Sidney Powell argues in court that “no reasonable people” would believe her election fraud claims

In a new court filing, Sidney Powell argued that no reasonable people would believe her election fraud claims.

Following the 2020 Presidential Election, attorney Sidney Powell began independently investigating claims of election fraud. Part of her investigation included Dominion Voting Systems, an electronic voting technology company. Now, Dominion Voting Systems, a company that sells electronic voting hardware and software, sued Sydney Powell for $1.3 billion in defamation after her advancement of election fraud claims. Powell appeared on conservative media and worked to prove the occurrence of election fraud. Her work fueled election doubts, which the company claims Powell knew were false.

The lawsuit began in January, citing Powell’s TV appearances, online posts, and unfounded beliefs, including that Dominion was linked to communist Venezuela and Georgia officials were in on election fraud. Dominion alleges that Powell and others who spread theories of fraud, including lawyer Rudy Giuliani and MyPillow CEO Mike Lindell, have caused it “irreparable harm.” In a new court filing, Powell claims that “reasonable people” would not have believed her claims of election fraud. According to her defense lawyers, Powell was sharing her “opinion”, and that the public could reach “their own conclusions” about whether votes were changed by election machines.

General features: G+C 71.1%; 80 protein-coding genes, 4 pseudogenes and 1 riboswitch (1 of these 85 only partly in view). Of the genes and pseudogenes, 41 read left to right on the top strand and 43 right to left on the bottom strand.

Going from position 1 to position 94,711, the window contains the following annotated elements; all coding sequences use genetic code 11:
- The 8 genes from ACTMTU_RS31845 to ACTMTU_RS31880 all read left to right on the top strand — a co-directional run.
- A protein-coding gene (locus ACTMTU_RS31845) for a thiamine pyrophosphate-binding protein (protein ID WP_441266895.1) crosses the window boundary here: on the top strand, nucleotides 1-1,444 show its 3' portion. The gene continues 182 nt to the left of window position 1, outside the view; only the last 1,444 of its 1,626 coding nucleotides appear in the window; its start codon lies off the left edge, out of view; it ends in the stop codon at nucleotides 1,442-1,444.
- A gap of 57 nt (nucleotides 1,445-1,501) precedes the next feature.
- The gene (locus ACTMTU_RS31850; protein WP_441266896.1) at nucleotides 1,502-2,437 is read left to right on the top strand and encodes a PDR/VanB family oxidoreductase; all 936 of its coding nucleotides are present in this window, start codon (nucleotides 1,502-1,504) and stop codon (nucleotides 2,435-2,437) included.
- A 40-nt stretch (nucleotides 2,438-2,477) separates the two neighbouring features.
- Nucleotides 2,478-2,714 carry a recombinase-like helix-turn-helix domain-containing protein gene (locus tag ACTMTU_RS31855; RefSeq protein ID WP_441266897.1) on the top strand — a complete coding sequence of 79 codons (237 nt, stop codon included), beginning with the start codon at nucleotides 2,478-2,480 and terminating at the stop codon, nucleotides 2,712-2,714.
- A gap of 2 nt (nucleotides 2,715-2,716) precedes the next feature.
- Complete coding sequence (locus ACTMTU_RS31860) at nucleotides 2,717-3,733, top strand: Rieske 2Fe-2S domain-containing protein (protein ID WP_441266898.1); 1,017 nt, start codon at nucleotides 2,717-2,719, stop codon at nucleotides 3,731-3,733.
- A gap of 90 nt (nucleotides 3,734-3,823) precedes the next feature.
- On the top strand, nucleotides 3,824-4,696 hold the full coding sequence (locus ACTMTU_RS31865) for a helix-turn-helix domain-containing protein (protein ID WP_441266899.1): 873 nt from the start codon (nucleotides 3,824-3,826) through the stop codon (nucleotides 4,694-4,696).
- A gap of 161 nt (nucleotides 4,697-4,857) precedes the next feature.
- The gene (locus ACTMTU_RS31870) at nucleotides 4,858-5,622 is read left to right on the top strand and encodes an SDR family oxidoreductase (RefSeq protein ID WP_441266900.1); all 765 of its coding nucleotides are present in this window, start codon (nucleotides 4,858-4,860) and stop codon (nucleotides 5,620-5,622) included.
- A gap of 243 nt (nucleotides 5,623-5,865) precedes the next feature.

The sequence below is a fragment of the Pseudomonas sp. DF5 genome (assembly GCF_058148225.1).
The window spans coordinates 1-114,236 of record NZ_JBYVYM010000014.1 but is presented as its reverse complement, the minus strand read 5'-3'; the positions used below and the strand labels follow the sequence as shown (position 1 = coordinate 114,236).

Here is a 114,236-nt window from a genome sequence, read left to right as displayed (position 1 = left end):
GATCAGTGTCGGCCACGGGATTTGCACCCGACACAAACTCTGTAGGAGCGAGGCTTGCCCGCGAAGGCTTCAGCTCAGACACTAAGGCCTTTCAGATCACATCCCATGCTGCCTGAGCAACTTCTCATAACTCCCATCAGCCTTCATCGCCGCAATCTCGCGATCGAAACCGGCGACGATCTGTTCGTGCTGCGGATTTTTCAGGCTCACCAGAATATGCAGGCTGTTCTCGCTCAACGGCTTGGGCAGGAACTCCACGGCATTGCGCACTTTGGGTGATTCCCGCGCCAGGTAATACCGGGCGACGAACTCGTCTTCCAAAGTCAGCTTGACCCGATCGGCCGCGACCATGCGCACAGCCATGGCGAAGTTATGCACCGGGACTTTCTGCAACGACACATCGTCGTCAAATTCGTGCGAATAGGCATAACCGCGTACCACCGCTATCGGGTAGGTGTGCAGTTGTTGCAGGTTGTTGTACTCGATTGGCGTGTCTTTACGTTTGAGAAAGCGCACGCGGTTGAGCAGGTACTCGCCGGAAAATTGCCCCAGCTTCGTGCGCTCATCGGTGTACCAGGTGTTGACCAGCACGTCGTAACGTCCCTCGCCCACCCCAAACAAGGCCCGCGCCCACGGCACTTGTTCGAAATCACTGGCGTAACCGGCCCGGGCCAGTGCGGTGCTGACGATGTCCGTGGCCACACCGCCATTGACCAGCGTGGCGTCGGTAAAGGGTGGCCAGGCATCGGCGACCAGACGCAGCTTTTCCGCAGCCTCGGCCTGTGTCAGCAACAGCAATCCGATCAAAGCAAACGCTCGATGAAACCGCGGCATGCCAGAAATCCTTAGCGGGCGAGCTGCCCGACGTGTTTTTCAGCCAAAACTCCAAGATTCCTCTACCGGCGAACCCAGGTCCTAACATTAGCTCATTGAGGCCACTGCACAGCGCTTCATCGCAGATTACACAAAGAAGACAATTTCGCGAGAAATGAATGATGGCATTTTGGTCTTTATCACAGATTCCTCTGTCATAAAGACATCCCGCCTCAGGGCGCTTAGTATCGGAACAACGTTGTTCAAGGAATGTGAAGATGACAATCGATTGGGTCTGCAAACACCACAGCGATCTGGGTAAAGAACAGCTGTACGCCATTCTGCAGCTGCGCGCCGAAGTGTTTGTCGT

Powell’s defense lawyers go on to write, “Indeed, Plaintiffs themselves characterize the statements at issue as ‘wild accusations’ and ‘outlandish claims.’ They are repeatedly labelled ‘inherently improbable’ and even ‘impossible.’ Such characterizations of the allegedly defamatory statements further support Defendants’ position that reasonable people would not accept such statements as fact but view them only as claims that await testing by the courts through the adversary process.”

In their lawsuit, Dominion writes, “Emboldened by Trump’s endorsement of her false accusations, which launched her into political superstardom, Powell’s defamatory media campaign continued and intensified” with her media appearances. Within her defense, Powell maintains that her statements about the 2020 election were a “matter of public concern” about a publicly known company, Dominion, and thus protected speech. Powell is requesting for a judge in Washington, DC, to dismiss the case, or move the case to the federal court in Texas.





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